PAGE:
Last night, Bill O’Reilly had Time Magazine managing editor Rick Stengel on his show to discuss Time‘s decision to name Fed Chairman Ben Bernanke as their Person of the Year. After Stengel explained their decision to put Bernanke on the cover (over the Kardashian sisters, as O’Reilly suggested), the conversation turned to print as a medium. According to O’Reilly, Newsweek isn’t going to survive.
What does it mean when cable’s top news host is suggesting the demise of a magazine? Well, O’Reilly’s comments will have little to no actual effect on Newsweek‘s end of the year P&L statement. But it can’t be good for a major magazine when a populist (and popular) TV personality is openly questioning its viability. Public perception is a fragile thing (see GOP.com URL Shortener story), particularly for Newsweek, a title that has made a lot of news this year after redesigning and refocusing their editorial direction.
The conversation turned to the future of print media at the 2:00 mark of the video. A rough transcript of that portion follows:
O’Reilly: We all missed it. I missed it. Barney Frank missed it. Barney Frank! OK Now. Putting Ben Bernanke on the cover is a gutsy move, because people aren’t going to buy the magazine because Ben Bernanke on the cover you know that.
Stengel: No I don’t know that
O’Reilly: But if you put the Kardashian sisters on, you’d sell more.
Stengel: But I don’t think that’s what people are looking for us to do. They look for us to be serious about most serious topics.
O’Reilly: That’s what I mean – its a gutsy. It is not a flashy moves. Its Ben Bernanke, its him in a beard. You guys. uh, want to throw a stat out. In the first nine months of 2005 Time magazine made $636 million in profit. Big cannon. First nine months of this year you made $167 million — big drop from 2005.
Stengel: Those numbers don’t quite ring true.
O’Reilly: These numbers…from the Time Warner filing SEC
Stengel: It may have been Time Inc. the whole magazine group together.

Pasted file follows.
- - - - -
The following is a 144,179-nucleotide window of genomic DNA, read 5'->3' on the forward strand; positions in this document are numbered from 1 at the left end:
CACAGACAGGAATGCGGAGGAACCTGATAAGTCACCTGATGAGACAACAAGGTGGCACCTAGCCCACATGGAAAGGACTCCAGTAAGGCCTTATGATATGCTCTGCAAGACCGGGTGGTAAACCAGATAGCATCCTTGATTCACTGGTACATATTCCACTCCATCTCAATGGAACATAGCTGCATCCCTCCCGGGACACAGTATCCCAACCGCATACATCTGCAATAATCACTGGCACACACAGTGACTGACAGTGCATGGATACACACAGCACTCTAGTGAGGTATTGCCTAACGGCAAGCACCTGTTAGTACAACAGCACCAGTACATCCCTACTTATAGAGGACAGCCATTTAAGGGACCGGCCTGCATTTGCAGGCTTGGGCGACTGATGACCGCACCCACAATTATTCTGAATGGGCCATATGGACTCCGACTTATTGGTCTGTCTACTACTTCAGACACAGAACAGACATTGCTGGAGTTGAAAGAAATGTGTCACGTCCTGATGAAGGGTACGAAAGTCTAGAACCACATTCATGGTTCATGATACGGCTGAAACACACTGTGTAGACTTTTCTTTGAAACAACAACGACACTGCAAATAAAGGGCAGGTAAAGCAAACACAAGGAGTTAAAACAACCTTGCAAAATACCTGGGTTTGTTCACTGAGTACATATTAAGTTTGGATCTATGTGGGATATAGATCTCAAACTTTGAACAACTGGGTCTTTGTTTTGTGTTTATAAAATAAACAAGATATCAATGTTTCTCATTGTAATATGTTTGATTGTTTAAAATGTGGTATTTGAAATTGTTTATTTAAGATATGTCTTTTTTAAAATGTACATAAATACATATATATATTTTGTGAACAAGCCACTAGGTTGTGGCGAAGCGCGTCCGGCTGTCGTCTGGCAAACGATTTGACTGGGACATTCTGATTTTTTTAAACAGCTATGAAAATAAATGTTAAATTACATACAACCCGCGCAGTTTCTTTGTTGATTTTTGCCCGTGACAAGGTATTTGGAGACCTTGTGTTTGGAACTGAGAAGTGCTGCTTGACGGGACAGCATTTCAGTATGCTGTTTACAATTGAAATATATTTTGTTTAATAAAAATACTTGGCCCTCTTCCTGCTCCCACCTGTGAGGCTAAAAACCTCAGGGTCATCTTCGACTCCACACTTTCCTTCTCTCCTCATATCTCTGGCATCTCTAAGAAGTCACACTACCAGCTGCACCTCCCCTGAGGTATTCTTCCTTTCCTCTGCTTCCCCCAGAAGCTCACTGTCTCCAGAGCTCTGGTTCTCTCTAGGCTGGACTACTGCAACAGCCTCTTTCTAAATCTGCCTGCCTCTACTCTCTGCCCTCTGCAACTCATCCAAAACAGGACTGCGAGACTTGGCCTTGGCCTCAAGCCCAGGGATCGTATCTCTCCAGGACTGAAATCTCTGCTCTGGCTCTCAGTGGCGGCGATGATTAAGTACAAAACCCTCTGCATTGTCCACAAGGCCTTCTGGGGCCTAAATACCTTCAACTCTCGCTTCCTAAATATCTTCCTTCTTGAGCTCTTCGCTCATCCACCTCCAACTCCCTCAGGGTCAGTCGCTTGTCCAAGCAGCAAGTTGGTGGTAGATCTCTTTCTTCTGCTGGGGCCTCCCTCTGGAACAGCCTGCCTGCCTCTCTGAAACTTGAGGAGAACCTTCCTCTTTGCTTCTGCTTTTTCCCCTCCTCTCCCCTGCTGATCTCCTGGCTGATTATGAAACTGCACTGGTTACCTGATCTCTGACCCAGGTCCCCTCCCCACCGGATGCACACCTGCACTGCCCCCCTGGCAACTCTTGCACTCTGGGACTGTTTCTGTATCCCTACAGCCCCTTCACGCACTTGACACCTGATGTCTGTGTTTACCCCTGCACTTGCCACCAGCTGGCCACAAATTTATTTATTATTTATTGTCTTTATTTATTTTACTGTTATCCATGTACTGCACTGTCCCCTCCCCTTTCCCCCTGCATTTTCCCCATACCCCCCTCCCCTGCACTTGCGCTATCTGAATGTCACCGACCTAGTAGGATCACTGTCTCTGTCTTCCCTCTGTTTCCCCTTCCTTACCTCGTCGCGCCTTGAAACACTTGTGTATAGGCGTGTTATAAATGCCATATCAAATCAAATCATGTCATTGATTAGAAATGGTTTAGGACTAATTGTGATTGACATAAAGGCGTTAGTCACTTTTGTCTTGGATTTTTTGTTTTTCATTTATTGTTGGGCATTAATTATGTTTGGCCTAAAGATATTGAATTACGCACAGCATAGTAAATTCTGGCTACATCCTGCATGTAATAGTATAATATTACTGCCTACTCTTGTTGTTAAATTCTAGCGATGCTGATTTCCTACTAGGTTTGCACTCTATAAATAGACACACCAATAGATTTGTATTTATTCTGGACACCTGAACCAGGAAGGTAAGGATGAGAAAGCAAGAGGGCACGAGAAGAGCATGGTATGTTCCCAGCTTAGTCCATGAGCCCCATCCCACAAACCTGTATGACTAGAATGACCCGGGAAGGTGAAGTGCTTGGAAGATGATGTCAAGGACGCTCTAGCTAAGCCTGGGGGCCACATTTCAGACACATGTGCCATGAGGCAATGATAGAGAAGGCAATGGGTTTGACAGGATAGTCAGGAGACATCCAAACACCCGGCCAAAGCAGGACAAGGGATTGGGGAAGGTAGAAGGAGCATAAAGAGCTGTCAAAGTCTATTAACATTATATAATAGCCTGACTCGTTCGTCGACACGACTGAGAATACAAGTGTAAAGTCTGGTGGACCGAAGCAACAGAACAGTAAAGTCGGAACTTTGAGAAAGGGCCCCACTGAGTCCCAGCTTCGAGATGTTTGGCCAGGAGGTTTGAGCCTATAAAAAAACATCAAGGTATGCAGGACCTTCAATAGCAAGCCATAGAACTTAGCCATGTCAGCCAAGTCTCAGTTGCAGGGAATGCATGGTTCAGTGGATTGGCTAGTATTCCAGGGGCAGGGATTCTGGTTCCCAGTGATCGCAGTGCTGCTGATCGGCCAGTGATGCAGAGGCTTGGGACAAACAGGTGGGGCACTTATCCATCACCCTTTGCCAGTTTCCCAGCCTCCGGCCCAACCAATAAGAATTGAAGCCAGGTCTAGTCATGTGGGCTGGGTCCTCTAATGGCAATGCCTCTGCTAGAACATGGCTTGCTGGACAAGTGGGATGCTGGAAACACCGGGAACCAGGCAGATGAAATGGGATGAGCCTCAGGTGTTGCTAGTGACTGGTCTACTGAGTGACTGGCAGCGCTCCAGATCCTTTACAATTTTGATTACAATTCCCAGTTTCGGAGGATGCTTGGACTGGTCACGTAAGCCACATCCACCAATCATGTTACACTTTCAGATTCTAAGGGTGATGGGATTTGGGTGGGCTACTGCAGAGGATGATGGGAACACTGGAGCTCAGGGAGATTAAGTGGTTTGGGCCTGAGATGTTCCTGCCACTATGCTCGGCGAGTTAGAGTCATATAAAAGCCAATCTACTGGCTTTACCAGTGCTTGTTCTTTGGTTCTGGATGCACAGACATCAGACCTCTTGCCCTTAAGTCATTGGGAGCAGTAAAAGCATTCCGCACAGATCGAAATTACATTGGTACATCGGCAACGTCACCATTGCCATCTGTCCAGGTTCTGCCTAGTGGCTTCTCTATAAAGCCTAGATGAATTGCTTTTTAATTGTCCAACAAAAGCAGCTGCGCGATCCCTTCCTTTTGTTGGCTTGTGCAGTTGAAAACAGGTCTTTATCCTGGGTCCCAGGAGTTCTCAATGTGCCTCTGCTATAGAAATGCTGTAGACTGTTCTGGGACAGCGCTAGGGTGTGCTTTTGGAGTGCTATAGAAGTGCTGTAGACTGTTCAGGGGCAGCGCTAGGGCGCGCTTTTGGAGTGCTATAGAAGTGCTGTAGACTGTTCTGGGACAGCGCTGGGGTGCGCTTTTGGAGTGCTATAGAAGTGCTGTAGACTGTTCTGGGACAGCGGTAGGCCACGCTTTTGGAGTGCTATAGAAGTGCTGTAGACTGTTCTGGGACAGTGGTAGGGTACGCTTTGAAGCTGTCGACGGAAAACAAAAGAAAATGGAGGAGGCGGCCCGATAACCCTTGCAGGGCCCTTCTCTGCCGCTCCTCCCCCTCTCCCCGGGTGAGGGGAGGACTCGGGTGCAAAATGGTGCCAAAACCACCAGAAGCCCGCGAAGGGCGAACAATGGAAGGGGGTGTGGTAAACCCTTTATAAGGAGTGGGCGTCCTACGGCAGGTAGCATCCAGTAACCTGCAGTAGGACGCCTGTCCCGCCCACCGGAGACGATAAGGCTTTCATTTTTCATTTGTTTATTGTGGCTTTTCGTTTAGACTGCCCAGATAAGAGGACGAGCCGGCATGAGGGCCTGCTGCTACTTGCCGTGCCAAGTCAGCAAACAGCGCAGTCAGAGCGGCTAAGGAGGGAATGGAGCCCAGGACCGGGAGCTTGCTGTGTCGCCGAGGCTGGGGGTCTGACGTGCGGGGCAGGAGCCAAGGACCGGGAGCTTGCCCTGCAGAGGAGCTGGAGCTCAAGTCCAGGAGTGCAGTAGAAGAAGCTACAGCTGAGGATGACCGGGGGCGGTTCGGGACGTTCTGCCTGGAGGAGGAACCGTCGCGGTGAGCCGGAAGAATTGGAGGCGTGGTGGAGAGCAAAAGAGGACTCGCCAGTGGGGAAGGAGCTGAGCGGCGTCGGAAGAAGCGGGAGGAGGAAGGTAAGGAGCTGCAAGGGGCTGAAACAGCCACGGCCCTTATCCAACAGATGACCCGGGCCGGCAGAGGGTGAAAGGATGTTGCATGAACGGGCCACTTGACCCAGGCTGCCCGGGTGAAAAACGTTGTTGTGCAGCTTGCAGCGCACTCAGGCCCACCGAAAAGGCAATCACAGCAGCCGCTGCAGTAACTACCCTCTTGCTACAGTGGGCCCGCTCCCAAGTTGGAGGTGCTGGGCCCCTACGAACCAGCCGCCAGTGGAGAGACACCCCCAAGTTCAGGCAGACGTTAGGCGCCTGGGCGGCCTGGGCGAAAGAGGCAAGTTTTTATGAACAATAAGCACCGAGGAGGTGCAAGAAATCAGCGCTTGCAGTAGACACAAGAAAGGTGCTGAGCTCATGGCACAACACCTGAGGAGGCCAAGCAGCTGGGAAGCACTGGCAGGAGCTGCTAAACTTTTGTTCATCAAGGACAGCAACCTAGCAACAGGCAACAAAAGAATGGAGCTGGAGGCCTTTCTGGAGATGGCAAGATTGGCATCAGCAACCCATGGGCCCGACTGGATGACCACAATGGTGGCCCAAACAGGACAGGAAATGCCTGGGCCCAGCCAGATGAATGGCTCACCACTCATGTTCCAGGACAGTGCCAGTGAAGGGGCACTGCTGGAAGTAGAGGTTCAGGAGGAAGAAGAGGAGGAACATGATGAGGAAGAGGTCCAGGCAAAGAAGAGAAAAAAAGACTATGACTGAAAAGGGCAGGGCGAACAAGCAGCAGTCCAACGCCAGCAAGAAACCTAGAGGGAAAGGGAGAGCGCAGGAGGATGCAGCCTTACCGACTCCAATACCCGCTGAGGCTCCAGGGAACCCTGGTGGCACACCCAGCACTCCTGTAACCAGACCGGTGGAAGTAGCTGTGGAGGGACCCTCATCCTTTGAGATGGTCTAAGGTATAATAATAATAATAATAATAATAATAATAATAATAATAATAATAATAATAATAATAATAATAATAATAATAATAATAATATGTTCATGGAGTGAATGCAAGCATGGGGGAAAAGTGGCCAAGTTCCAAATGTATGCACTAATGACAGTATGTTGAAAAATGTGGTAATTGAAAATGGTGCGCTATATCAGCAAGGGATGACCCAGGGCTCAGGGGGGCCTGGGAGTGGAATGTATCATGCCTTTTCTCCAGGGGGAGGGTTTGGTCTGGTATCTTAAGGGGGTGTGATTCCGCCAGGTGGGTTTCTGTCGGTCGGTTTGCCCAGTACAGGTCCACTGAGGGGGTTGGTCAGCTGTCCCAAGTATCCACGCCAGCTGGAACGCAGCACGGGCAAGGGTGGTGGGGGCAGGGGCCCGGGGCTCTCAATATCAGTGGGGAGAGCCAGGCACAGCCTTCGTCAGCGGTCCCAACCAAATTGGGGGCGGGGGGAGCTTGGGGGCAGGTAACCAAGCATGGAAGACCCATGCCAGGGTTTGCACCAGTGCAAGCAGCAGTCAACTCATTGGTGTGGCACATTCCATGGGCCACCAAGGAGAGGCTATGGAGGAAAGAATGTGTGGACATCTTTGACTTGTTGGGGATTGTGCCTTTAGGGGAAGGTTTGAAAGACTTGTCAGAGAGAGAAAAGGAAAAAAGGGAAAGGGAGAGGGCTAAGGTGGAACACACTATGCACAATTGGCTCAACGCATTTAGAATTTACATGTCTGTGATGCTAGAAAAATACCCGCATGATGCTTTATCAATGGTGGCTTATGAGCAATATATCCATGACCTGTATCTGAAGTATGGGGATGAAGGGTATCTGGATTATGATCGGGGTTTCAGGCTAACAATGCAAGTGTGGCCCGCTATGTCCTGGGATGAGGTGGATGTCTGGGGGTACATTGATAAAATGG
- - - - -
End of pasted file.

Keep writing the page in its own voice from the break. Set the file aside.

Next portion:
O’Reilly: Are you guys going to survive?
Stengel: We’re actually having a very good year. We’ll be solidly profitable this year. We are gaining share from everyone else.
O’Reilly: Because I don’t think Newsweek is going to survive.
Stengel: We are not only going to survive, we’re going to thrive.
O’Reilly: First nine months of this year Newsweek lost $30 million. All right, if Newsweek goes out, and I think they will in 2010, you pick up some of their readers — isn’t print over? Isn’t the NY Times having trouble?
Stengel: Every different medium of journalism and media will survive. Print will survive. Online will survive. There are new tablets that are coming out that will be a new form of journalism. Those will all exist, the ratio’s of how profitable they each are will change but they will still exist.
O’Reilly: You think you are in good financial shape?
Stengel: Oh we’re in good financial shape…
O’Reilly: I heard a rumor that Ben Bernanke, after being named Time‘s Man of the Year, Person of the Year, injected like a trillion dollars into Time. Is that true?
Stengel: I can’t comment on that.
O’Reilly: Because that would have been a smart move. Hey Ben, inject right here. All right, Ben Bernanke — I cannot argue with that, because I do believe that you are right, that if the financial community had collapsed totally, the whole economy would be in “”the grapes of wrath”” here. But I would rather read about the Kardashian sisters.
Stengel: Well don’t get Time for that. But we will survive for putting Ben Bernanke on the cover.
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